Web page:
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Sunday, Dec 15, 2019

Bhumi Pednekar: ‘Can’t do a film where the hero is smacking a girl and the nation is celebrating’

Actor Bhumi Pednekar says she’s not against item numbers but won’t do roles outside her ‘moral comfort’

bollywood Updated: Nov 15, 2019 11:24 IST
Sangeeta Yadav
Sangeeta Yadav
Hindustan Times
Bhumi Pednekar has worked in six films so far.
Bhumi Pednekar has worked in six films so far.

She calls herself the “queen of heartland cinema”, and in a short span of four years, actor Bhumi Pednekar has carved a niche for herself in the industry. An overweight girl in Dum Laga Ke Haisha (2015), a woman fighting for her rights in Toilet: Ek Prem Katha (2017), a 65-year-old in this year’s Saand Ki Aankh or a girl with dark skin in Bala, Bhumi hasn’t shied away from off-beat and unconventional roles.

Her career, Bhumi says, is only getting better with time. “Every character that I play is only getting more challenging and making me a better actor. Every time I think about what’s next, some amazing writers and directors come with path-breaking parts for me. It’s only the start and I keep telling people that Saand Ki Aankh and Bala are only my fifth and sixth films (respectively). My journey has been very short and beautiful, and I have a long way to go,” the 30-year-old says.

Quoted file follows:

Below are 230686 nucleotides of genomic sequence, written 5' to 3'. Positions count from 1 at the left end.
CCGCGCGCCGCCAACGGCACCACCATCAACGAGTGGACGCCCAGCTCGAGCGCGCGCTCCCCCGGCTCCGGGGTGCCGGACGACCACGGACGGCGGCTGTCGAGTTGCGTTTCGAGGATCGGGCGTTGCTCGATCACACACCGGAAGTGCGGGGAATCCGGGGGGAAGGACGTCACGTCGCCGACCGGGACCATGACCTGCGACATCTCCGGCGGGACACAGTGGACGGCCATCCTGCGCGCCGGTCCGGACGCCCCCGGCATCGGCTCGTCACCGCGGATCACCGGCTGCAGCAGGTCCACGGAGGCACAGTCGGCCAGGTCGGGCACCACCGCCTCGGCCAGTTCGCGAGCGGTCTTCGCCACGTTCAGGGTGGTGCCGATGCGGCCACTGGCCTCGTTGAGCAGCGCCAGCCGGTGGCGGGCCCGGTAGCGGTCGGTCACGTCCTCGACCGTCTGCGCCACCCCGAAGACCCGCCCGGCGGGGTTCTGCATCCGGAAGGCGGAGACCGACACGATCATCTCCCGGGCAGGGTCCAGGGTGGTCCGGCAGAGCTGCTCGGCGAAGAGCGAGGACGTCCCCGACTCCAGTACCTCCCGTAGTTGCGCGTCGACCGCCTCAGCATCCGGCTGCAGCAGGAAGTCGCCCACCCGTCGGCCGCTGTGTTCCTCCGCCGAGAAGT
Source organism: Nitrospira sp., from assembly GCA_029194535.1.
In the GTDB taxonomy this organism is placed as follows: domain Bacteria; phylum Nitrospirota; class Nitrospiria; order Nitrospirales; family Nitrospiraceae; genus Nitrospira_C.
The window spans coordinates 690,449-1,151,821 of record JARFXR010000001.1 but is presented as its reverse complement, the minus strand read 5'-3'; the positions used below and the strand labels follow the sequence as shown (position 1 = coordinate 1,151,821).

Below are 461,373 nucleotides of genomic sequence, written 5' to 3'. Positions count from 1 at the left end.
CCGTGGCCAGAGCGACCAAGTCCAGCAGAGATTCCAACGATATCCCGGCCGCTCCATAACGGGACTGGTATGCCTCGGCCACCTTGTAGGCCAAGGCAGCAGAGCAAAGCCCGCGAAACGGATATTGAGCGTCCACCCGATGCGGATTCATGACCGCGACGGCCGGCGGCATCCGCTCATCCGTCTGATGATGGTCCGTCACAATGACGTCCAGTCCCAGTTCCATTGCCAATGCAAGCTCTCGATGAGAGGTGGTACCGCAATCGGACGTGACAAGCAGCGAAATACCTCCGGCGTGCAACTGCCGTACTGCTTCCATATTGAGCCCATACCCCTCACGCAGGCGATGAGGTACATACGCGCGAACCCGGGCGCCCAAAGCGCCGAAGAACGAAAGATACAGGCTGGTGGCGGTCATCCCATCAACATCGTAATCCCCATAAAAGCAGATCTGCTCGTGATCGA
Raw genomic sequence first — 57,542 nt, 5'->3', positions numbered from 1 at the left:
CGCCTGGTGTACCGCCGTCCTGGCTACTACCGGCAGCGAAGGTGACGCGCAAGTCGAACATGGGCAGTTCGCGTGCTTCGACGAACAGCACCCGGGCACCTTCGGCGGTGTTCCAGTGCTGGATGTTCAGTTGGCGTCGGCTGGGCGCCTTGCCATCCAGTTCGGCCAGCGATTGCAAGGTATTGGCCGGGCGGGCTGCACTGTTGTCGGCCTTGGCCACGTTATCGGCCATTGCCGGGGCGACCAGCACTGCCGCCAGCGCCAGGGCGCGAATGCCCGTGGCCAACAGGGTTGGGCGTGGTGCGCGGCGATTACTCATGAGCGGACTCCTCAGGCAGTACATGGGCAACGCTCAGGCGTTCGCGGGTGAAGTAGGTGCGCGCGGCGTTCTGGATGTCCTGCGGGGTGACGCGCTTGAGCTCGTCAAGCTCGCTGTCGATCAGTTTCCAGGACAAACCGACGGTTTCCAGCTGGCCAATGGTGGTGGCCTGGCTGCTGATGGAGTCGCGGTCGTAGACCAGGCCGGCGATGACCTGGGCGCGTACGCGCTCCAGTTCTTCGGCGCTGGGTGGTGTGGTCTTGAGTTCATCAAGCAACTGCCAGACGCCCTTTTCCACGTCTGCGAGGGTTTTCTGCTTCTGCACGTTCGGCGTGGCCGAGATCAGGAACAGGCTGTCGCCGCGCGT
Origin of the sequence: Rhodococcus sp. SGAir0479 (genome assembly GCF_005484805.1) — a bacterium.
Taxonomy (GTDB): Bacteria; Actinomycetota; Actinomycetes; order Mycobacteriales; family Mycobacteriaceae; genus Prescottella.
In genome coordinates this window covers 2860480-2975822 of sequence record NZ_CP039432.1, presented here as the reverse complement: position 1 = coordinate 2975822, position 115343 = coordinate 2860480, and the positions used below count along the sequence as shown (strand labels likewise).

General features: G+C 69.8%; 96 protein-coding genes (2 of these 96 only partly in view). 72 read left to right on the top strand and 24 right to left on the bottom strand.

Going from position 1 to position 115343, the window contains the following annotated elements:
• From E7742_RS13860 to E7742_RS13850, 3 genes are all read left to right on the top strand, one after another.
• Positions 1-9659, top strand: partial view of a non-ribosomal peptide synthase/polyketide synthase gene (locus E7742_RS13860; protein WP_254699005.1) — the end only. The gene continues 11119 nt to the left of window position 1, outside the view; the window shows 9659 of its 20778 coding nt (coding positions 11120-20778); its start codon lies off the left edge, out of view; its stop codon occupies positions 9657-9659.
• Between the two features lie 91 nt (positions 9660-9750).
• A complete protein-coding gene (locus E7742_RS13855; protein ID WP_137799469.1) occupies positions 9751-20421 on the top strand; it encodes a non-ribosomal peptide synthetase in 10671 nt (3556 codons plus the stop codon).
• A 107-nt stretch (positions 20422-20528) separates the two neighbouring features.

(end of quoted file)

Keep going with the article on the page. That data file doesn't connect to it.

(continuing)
Bhumi believes she has always pushed the envelope with roles outside her comfort zone. She explains, “Be it playing a fat person or an aged person. I don’t think it has anything to do with the way you look on screen, but how honestly you are telling the story.”

Also read: Sona Mohapatra responds to Anu Malik, says ‘go to a sex-rehab, ask your kids to earn a salary’

She goes on to explain that she has no reservations about item numbers. “I love dancing and I’m not against item songs,” she says, adding “I don’t have a problem with women wearing bikinis on screen. In fact, I’ll be wearing one on screen someday. But when women are made into objects of glamour, that is something I don’t want to do. Today, a hero or a heroine is a person that inspires anyone to be or do better. I don’t think it has anything to do with the way you look.”

And when it comes to not playing a particular kind of role, Bhumi sets the record straight once and for all. She says, “I’m not comfortable doing a film where the hero is smacking a girl’s bu** and the nation is celebrating it. I can’t be a part of a film that is anti-feminist or women bashing, or something that is out of my moral comfort.”

Bhumi also believes that her work should not only entertain but also contribute to the society. “If the audience takes back something good after stepping out of the theatre, I will be happy,” she signs off.

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